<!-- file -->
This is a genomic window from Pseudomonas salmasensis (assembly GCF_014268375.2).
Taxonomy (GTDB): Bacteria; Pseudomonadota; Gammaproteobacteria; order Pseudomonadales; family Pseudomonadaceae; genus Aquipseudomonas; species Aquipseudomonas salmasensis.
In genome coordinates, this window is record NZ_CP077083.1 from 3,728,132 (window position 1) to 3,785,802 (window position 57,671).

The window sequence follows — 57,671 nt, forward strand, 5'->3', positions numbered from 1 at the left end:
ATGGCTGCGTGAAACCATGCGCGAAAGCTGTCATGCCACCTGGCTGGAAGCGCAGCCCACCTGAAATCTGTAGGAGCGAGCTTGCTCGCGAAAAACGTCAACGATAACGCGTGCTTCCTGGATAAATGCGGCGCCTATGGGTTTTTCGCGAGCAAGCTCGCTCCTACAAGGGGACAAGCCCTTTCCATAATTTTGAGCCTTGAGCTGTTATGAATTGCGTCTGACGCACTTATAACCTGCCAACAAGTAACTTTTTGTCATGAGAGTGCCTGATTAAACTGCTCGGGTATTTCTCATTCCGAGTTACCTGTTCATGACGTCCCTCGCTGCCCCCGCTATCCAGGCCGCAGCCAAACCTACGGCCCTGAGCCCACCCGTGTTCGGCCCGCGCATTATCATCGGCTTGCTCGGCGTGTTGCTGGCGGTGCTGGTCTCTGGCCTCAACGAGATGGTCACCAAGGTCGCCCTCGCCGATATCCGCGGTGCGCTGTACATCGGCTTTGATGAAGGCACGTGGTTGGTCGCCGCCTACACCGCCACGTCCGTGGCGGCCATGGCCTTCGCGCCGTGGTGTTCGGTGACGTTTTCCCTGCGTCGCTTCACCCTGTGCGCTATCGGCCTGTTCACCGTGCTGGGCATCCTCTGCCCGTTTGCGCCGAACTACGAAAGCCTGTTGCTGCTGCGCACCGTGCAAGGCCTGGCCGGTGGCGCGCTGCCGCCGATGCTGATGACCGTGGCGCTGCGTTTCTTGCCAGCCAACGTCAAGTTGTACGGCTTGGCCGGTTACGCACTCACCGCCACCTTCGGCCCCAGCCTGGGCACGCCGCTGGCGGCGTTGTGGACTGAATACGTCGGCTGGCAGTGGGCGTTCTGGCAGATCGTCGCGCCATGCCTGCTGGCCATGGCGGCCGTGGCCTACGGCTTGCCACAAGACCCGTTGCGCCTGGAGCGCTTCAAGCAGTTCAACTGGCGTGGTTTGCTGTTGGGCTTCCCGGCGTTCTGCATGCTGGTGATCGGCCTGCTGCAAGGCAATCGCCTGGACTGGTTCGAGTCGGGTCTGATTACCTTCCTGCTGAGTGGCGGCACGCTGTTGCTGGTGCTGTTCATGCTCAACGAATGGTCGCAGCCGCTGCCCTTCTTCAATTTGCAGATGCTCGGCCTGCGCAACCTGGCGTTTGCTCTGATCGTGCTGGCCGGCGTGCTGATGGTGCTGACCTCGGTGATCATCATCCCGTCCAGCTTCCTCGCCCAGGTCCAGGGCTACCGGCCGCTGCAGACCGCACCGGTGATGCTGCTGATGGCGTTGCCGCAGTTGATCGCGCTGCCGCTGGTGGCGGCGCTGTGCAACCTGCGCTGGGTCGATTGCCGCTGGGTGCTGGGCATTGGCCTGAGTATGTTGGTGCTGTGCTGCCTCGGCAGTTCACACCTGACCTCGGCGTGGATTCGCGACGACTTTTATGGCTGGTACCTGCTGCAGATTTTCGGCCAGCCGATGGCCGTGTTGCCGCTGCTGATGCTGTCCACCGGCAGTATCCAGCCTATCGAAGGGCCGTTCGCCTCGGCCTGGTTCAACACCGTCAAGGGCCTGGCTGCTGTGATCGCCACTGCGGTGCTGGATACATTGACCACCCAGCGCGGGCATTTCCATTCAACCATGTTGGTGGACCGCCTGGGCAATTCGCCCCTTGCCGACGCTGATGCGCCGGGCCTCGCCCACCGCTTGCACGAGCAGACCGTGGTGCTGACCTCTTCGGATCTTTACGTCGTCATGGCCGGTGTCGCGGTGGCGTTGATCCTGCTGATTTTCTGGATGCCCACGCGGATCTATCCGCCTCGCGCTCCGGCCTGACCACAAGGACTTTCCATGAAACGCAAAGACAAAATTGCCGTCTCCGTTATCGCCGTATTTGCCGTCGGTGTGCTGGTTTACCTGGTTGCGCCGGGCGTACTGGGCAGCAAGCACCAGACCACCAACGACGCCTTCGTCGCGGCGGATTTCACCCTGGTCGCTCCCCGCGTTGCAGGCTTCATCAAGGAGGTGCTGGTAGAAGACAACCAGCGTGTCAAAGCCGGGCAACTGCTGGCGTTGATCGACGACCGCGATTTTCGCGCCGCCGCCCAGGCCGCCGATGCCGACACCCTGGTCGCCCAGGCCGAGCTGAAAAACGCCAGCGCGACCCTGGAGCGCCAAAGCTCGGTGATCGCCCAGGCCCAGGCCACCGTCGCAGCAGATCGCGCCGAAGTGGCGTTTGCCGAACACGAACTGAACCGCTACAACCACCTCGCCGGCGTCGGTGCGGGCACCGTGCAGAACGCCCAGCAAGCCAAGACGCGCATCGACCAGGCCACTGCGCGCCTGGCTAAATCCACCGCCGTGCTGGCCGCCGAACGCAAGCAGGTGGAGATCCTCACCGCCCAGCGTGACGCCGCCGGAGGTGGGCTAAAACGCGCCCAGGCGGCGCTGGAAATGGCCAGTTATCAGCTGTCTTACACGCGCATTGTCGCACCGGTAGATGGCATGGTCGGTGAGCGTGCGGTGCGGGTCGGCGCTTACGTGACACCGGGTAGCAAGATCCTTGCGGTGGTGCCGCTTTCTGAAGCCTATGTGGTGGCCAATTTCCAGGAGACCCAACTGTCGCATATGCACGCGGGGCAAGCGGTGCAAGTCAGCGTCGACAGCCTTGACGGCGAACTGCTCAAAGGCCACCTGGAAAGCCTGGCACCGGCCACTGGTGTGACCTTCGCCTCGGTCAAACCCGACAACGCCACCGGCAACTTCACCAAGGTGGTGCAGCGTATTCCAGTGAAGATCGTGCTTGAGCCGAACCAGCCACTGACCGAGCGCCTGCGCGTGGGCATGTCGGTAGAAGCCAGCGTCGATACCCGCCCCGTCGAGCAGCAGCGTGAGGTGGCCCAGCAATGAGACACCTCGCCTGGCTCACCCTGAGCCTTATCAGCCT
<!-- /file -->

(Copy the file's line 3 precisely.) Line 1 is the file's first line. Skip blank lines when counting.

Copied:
In genome coordinates, this window is record NZ_CP077083.1 from 3,728,132 (window position 1) to 3,785,802 (window position 57,671).